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Hammes President & COO details trends in healthcare real estate

BROOKFIELD, Wis., March 1, 2016Chris Kay, President & COO of Brookfield-based Hammes Company, the nation’s leading healthcare real estate advisory and development company, offered up the trends to watch for in 2016 as the industry continues to undergo major changes and hospitals work toward goals of providing wider access to quality care within their delivery networks. 

“As we continue to see a push towards more robust outpatient services located off the main campus, it is clear that the network of the future is here,” said Kay.

“With the onset of tele-health consults, health-related apps and the use of smartphones as diagnostic tools, 2016 looks to be the year that many Americans, faced with higher deductibles, manage medical expenses with new tools and services rolled out by their insurance companies, healthcare providers, banks and other new entrants. This will be the year that shift-by-shift, visit-by-visit, clinicians learn to work in new ways, which will include the incorporation of insights gleaned from patient-driven data into their treatment plan."

The healthcare industry should see the following trends in 2016:
  • Higher-acuity care will increasingly move to medical office buildings. Medical office buildings offering higher-acuity care are an attractive solution because they cost less to build, operate and maintain than hospitals and inpatient facilities, for both physical and regulatory reasons.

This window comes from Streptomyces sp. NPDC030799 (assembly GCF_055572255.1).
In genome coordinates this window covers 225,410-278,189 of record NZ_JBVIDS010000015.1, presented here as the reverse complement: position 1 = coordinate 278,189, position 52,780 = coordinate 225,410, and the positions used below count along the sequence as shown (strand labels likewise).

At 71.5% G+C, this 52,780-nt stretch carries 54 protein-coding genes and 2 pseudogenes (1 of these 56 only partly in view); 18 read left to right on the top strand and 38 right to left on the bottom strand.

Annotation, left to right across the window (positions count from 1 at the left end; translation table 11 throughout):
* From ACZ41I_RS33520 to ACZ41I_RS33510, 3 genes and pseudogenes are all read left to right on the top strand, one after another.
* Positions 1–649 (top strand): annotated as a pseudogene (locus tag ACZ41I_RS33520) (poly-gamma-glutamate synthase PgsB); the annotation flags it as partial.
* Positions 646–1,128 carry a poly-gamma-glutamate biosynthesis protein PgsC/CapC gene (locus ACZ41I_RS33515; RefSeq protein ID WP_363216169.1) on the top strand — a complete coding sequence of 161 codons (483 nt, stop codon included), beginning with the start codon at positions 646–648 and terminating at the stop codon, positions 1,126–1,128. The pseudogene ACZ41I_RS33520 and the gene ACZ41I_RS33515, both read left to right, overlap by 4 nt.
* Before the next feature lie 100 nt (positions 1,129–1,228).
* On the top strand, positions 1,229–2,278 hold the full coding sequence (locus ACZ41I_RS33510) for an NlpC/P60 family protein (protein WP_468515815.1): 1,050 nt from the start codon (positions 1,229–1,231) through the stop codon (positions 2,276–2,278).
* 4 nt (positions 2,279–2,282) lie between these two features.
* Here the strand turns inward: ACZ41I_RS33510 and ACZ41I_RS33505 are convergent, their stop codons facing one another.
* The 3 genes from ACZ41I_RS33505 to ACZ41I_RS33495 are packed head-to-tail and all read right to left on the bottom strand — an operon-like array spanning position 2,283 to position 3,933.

• Freestanding emergency departments (FEDs) will be used in new ways. Freestanding EDs have been primarily owned and operated by hospitals, and were often the first facility built on a site that would ultimately grow into a larger campus. Now, mainstream providers are partnering on FEDs with specialized for-profit ED operators.
  • Partnering will increase. In addition to FED partnerships, health systems and physician groups are increasingly willing to partner with both for-profit and non-profit companies specializing in operating a wide range of facilities. The case for hospital-driven monetization will keep getting stronger. 
  • Repurposing will expand. Repurposing, or adaptive reuse, will become an even more prevalent strategy. Repurposing enables health systems to quickly and cost-effectively go to market than if they were to build a new facility. 
  • Compliance will become even more vital. While Stark and the Anti-Kickback Statute (AKS) have been on the books for more than two decades, they have become more stringent due to health reform and other legislation, and they are being enforced more than ever. Health providers are now required to self-report to the Centers for Medicare & Medicaid Services (CMS) with any violations of these laws. 
Healthcare is going global